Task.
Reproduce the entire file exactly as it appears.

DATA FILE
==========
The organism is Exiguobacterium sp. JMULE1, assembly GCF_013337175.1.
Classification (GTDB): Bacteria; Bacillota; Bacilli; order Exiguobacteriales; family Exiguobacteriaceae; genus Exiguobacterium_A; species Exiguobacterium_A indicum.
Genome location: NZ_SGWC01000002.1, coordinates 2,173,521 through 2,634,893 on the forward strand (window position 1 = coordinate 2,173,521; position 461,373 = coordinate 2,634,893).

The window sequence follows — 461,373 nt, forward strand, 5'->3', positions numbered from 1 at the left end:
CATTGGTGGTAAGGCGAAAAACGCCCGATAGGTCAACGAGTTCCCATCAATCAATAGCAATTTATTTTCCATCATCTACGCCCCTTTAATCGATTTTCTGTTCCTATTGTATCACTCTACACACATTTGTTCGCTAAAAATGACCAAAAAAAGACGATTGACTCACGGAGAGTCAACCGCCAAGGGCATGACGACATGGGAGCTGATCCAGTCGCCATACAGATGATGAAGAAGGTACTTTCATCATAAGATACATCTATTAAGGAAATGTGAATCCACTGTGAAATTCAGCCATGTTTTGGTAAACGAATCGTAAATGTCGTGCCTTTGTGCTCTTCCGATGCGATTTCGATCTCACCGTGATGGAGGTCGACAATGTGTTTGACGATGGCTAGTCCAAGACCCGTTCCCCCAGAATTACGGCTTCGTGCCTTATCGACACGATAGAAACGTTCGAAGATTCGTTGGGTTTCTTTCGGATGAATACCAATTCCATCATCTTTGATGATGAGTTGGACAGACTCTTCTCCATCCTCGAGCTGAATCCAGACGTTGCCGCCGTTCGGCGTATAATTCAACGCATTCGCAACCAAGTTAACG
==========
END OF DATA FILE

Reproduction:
The organism is Exiguobacterium sp. JMULE1, assembly GCF_013337175.1.
Classification (GTDB): Bacteria; Bacillota; Bacilli; order Exiguobacteriales; family Exiguobacteriaceae; genus Exiguobacterium_A; species Exiguobacterium_A indicum.
Genome location: NZ_SGWC01000002.1, coordinates 2,173,521 through 2,634,893 on the forward strand (window position 1 = coordinate 2,173,521; position 461,373 = coordinate 2,634,893).

The window sequence follows — 461,373 nt, forward strand, 5'->3', positions numbered from 1 at the left end:
CATTGGTGGTAAGGCGAAAAACGCCCGATAGGTCAACGAGTTCCCATCAATCAATAGCAATTTATTTTCCATCATCTACGCCCCTTTAATCGATTTTCTGTTCCTATTGTATCACTCTACACACATTTGTTCGCTAAAAATGACCAAAAAAAGACGATTGACTCACGGAGAGTCAACCGCCAAGGGCATGACGACATGGGAGCTGATCCAGTCGCCATACAGATGATGAAGAAGGTACTTTCATCATAAGATACATCTATTAAGGAAATGTGAATCCACTGTGAAATTCAGCCATGTTTTGGTAAACGAATCGTAAATGTCGTGCCTTTGTGCTCTTCCGATGCGATTTCGATCTCACCGTGATGGAGGTCGACAATGTGTTTGACGATGGCTAGTCCAAGACCCGTTCCCCCAGAATTACGGCTTCGTGCCTTATCGACACGATAGAAACGTTCGAAGATTCGTTGGGTTTCTTTCGGATGAATACCAATTCCATCATCTTTGATGATGAGTTGGACAGACTCTTCTCCATCCTCGAGCTGAATCCAGACGTTGCCGCCGTTCGGCGTATAATTCAACGCATTCGCAACCAAGTTAACG